Lanny Arvan, new Chief Information Officer and Associate Dean for eLearning at the College of Business, knows first-hand how online learning tools can benefit students. One of his economics students improved from failing a first test to receiving an “A” in the course with computer-based, real-time homework assistance.
Despite having a wealth of these examples, Arvan didn’t begin his position on October 1 with a set-in-stone vision for the newly-created office. Rather, he has elected to spend his first two to three months getting a clear view of the College’s eLearning needs in order to build the strongest possible program.
“We are surveying faculty and students and will be talking with our corporate partners about the breadth and depth of needs for the College to have a first-class eLearning program,” Arvan continued. “In such a large campus environment, we’re also evaluating the resources available and the logical divisions between the campus and the College.”
Arvan will work with faculty, department heads and program administrators to facilitate the use of electronic technologies in Business courses, as well as to explore new delivery options for targeted courses, create and manage the infrastructure needed to deliver those courses, and develop a long-term strategy for eLearning initiatives. He will also oversee the activities of the Office of Information Management.
He brings a bounty of experience to the position after nearly 4 1/2 years as Assistant Chief Information Officer for Educational Technologies in the Campus Information Technology and Educational Services office. Prior to that, he spent three years as director of the Center for Educational Technologies and four years with the Sloan Center for Asynchronous Learning, both on the University of Illinois at Urbana-Champaign campus. His blog, Lanny on Learning Technologies, has an international audience.
After earning his Ph.D. in economics at Northwestern, Arvan embarked on his teaching career in the U of I Economics Department 25 years ago. He sees his new position as an opportunity to continue leading the advancement of eLearning technologies while also continuing to learn alongside his Business colleagues.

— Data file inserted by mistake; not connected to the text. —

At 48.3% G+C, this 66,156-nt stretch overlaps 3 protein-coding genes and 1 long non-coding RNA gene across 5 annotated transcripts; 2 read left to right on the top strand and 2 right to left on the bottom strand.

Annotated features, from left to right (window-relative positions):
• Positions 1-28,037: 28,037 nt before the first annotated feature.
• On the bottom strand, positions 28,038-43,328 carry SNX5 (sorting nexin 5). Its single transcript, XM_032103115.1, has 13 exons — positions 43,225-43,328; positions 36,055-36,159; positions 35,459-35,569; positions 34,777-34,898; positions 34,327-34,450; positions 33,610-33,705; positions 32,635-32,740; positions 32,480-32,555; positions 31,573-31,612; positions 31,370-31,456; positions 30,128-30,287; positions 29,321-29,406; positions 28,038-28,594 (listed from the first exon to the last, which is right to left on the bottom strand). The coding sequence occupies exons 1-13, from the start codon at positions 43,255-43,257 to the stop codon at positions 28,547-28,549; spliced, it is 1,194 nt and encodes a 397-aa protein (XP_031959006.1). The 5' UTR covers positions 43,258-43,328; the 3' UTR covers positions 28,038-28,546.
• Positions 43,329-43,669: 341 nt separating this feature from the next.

“I like to see directly how these efforts impact the people I’m working with,” he said. “I’m intrigued to understand how learning technology can be beneficial in a particular class setting and making explicit the mechanisms by which the technology improves learning. And I’m excited to be involved in that discovery process and in the larger design effort that ensues,” he added.
Nationally, the eLearning environment is experiencing growth of about 25 percent a year. Currently, roughly two million students participate in online learning at institutions of higher education in the United States, according to a report from the Sloan Consortium. The term eLearning generally refers to the use of technology to deliver all or portions of courses online. In cases where learning takes place both in person and via computer, the term “blended learning” is commonly used.
The U of I presented plans in September for its Global Campus initiative, projected to begin offering online degree programs by January 2008. Few traditional universities have an online presence as large as what Illinois has proposed.
Arvan sees advantages in those uncharted waters for the College of Business. “There aren’t many of our peer research universities doing this as of yet,” he said. “The University of Indiana and the University of Florida are both major public universities that have been involved in eLearning for a while. In terms of moving down the learning curve, we have some catch-up to do.”
He believes that even as the College moves forward with eLearning, it should do so gradually. “We will need to rely on including large amounts of traditional face-to-face learning until the inexperience with eLearning technologies is no longer a disadvantage,” he said. “But by taking an approach steeped in emerging technologies, we’ll end up in a good place.”
“It may be possible to leapfrog our competitors since their mainstay technology appears to be the Course Management System and a pedagogy that revolves around that highly prescriptive and task-oriented model,” Arvan said. “For example, if we can embrace blogging as a key piece of online course communication and move to an approach where students are engaged in more open-ended activities that allow them to construct their own solutions, then we’d have something more current than what the competitors offer.”
Blogging readily suits some of the college’s co-curricular offerings, particularly the existing partnership with the College of Engineering in The Hoeft Technology & Management Program. But the college’s use of eLearning approaches also will extend its teaching resources to benefit students in liberal arts and sciences, education, and fine and applied arts who are pursuing minors in business.
In addition to this collaboration creating cross-campus communities, Arvan sees the technological fit with programs such as accounting, where much of the course work is done in groups. It also would benefit programs such as the part-time MBA that must respond to the time demands of working professionals.
“With the College’s variety of students, we have a lot of information to gather in best addressing how to tailor the educational technology,” Arvan said. “I’m eager to hear from the College’s stakeholders now in order to build a program that best meets those needs.”